High Street Retail Store Photography
High street retail store photography that grabs attention in the press and social media is essential for a number of reasons. This blog explains why and how engaging an experienced commercial photographer with experience in this sector, benefits you.
Why do it professionally?
So much competition from online retailers
The modern era of online shopping and ecommerce has well and truly arrived. This gives traditional high street retailers an additional challenge. So, with opening a new store on the high street or in a shopping mall, come risks. This also represents a massive commitment and investment from all the stakeholders involved, so it's vital to maximise public awareness and sales as soon as possible.
Maximising media coverage
Therefore, having high quality images to positively promote your store and engage with potential customers is a 'must have'. Whether you're already a recognised name on the high street or a start up with a single outlet, you need great images that grab attention to use in various press, trade journals and the all important social media channels. Google Plus, or Google + is also becoming an essential part of this mix.
What you want is to maximise your exposure and generate as much positive publicity as possible and at a price that fits with your budget.
Using a specialist
I'm often commissioned to shoot high street retail store photography. It may be to publicise new store openings, refits, rebrands or in-store promotions. I do this for clients that include John Lewis, Superdry, Subway, Virgin Media, Lakeland, Las Iguanas and Brown's. So, typically, traditional retailers, restaurants, pubs, bars and cafes.
To help put your mind at ease, yes, of course I carry full Public Liability Insurance among others.
How to do it best
Finalising the brief and agreeing permissions
I work closely with my clients and agree in advance which are the key shots required from any given shoot. Where required, I'll phone ahead and ensure that any required permissions are granted ahead of a store visit.
We also need to be careful with permissions from in-store staff and members of the general public. This especially with the new GDPR legislation now in place. Where appropriate, I'll ensure your consent forms are signed, which I'm happy to have with me on the day of the shoot.
The right timing is key
Part of the planning ahead of a shoot is to understand when are the busiest times in the day for business and the patterns of footfall. The weather has a huge influence, too, so we need to keep an eye on the forecast. Last but by no means least is knowing when to press the shutter release button, especially to capture key interactions between the in-store staff and shoppers.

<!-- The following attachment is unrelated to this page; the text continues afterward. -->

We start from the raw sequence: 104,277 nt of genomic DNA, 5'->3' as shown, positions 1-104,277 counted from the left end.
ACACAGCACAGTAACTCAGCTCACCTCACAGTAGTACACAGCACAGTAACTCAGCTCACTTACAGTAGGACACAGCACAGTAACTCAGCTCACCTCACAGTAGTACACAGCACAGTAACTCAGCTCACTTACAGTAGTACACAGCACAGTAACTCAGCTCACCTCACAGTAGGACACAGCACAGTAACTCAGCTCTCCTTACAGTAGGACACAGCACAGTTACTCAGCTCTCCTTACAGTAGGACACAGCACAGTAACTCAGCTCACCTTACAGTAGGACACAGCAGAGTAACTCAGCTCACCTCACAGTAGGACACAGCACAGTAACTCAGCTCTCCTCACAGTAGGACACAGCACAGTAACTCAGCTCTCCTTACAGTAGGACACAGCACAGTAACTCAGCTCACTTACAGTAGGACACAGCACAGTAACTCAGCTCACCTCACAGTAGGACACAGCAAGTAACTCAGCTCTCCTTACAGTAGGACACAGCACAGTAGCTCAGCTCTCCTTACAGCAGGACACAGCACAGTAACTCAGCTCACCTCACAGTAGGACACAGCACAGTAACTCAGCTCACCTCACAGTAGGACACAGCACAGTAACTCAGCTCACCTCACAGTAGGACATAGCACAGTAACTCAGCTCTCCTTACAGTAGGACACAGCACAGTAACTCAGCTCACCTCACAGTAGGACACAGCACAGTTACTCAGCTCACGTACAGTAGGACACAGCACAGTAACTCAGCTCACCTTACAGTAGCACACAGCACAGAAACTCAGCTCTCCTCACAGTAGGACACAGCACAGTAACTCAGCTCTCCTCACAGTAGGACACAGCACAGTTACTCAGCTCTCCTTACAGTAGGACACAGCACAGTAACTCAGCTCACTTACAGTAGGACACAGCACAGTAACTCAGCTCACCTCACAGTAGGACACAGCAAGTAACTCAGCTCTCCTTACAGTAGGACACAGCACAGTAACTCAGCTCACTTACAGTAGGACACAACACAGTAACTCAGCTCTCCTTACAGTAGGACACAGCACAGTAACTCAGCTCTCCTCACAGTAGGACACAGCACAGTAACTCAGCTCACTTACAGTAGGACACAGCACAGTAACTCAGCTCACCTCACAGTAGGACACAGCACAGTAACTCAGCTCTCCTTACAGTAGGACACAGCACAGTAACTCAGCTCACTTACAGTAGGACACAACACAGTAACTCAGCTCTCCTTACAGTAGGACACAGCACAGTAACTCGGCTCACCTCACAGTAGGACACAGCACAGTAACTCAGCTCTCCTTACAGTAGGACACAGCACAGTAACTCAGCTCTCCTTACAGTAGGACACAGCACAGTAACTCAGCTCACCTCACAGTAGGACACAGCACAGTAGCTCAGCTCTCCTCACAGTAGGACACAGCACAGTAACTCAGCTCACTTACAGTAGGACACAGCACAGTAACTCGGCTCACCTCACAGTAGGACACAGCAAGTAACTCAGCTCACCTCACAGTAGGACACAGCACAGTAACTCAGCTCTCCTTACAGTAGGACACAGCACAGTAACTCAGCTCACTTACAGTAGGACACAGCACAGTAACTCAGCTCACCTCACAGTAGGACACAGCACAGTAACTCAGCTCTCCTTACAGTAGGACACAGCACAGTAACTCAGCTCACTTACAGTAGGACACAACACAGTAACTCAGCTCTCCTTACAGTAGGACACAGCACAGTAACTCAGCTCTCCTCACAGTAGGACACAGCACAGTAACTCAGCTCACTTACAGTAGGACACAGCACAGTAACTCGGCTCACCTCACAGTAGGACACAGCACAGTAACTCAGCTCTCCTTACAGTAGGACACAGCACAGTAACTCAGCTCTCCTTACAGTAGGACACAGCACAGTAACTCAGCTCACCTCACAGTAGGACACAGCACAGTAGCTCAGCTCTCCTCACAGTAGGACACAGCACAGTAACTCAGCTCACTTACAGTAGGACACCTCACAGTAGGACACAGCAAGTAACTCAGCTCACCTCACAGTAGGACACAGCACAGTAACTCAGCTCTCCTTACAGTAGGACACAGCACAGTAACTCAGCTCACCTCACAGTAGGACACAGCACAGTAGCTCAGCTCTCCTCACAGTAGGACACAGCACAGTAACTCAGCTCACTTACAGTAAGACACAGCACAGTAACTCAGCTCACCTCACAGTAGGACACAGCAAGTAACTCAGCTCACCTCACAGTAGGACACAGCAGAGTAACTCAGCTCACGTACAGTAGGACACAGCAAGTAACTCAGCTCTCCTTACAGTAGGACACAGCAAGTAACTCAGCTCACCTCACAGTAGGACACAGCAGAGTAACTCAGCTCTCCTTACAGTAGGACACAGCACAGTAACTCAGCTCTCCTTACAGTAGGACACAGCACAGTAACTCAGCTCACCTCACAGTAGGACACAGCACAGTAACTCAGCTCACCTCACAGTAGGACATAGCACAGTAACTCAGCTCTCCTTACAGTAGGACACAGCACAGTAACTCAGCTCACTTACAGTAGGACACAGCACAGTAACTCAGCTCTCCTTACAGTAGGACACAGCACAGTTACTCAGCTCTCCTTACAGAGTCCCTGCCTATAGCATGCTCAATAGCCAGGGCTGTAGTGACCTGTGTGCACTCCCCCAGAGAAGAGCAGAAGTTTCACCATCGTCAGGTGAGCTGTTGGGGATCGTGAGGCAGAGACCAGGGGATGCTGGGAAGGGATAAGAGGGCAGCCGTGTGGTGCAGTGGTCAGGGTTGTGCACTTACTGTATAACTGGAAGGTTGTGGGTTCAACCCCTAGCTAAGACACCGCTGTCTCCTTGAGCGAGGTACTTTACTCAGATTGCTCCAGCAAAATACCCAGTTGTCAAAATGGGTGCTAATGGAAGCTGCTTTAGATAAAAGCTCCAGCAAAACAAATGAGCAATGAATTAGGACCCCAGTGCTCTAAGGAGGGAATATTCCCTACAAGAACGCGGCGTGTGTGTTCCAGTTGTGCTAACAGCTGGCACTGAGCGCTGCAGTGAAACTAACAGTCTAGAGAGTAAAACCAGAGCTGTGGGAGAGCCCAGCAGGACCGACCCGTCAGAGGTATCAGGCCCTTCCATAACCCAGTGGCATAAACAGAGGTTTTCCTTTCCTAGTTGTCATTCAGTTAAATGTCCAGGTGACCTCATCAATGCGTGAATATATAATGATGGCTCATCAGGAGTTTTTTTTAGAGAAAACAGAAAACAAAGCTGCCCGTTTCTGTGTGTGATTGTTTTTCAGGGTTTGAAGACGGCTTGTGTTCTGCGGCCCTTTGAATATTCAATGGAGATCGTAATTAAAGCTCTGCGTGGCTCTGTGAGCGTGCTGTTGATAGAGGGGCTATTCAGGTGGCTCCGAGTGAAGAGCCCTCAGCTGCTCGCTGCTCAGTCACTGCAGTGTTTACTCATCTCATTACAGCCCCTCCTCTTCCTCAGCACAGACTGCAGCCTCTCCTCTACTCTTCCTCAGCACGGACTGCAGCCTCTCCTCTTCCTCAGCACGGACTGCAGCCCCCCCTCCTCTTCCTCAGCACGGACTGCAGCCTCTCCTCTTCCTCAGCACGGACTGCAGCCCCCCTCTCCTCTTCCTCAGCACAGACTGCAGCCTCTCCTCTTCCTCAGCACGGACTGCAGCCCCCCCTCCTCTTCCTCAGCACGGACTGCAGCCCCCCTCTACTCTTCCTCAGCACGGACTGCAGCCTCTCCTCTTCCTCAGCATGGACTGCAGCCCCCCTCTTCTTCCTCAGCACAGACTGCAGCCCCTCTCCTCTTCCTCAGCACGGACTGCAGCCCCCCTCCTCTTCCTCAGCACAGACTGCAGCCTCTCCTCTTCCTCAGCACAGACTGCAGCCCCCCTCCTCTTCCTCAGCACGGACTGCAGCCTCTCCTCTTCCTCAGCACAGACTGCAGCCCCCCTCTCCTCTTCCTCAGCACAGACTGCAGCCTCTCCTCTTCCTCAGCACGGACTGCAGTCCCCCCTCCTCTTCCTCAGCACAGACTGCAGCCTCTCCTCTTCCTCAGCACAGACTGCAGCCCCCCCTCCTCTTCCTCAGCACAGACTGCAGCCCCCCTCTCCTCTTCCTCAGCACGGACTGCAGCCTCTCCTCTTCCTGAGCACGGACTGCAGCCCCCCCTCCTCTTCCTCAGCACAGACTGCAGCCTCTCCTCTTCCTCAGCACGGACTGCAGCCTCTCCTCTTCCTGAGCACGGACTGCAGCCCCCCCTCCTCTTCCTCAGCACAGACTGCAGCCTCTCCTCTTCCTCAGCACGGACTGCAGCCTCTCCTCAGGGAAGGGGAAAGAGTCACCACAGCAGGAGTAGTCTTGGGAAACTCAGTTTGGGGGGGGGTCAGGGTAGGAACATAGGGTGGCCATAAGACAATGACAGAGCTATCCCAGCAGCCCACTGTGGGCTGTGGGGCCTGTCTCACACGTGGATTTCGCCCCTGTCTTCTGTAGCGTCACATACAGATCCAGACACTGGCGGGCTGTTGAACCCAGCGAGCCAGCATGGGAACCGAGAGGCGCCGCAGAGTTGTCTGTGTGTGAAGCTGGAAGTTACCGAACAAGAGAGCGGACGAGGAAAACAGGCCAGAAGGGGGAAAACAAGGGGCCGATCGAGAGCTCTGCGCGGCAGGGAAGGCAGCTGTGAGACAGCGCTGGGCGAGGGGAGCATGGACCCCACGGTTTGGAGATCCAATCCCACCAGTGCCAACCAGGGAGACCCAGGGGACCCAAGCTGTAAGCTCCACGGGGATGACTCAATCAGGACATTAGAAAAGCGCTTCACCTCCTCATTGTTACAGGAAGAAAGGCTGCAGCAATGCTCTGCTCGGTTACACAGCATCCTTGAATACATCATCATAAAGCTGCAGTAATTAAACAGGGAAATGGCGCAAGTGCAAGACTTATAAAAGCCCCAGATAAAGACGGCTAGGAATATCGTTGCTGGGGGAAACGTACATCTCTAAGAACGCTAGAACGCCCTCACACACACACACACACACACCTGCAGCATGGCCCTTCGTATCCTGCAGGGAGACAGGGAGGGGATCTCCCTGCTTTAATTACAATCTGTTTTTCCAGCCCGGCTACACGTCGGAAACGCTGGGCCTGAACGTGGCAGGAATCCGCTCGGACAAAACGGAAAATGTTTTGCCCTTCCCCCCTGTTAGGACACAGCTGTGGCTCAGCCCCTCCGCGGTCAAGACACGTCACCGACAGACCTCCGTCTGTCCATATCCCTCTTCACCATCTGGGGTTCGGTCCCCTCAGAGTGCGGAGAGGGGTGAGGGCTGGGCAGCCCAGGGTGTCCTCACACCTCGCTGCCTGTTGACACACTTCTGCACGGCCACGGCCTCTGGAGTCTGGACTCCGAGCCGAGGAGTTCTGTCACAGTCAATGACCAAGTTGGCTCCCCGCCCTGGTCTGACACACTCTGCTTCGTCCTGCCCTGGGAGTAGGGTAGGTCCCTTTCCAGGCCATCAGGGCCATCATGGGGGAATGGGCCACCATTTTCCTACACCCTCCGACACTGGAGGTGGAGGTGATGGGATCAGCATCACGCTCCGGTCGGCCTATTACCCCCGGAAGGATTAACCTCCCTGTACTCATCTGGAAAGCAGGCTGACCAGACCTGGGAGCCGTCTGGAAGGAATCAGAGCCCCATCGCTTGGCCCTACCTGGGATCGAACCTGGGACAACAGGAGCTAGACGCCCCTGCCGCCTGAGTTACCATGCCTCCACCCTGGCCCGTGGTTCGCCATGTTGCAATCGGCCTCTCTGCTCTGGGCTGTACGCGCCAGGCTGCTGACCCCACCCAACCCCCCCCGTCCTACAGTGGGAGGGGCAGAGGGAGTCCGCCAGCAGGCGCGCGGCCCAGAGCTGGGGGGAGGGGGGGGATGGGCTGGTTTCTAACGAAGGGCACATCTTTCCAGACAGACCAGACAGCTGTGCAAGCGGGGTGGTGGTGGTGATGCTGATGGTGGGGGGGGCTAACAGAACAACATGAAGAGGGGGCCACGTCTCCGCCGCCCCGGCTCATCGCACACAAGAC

Managing mixed lighting conditions
I always use white balance cards on a shoot, especially for indoor shopping malls where there's invariably a mix of natural and artificial lighting producing different colour casts.
This allows me to make the appropriate colour corrections to your shortlist of images in post production, afterwards.
Style, look and feel
From experience, I know which angles work the best and how to get the most out of the available lighting. I may use a little flash lighting here and there. I provide both formal architectural and contemporary styles including reportage using the camera on and off the tripod.
By judiciously altering the aperture and shutter speeds, I can add emphasis to certain details including branding and various products and interactions as well as carefully blurring shoppers passing by. This is a useful technique and negates the need for permissions from the individuals in the shots as they're rendered unrecognisable.
Fast turnaround and prompt delivery
You can view your shots at low resolution on the day and make your shortlisted selection when you're ready. I use an ftp service such as Wetransfer for this.
The images will then be adjusted for colour correction and levels in post production along with any retouching you request. You'll then receive your final selection at high and low resolution, again via ftp.
To find out more about how I can add value to your high street retail store photography, get in touch by email or give me call.
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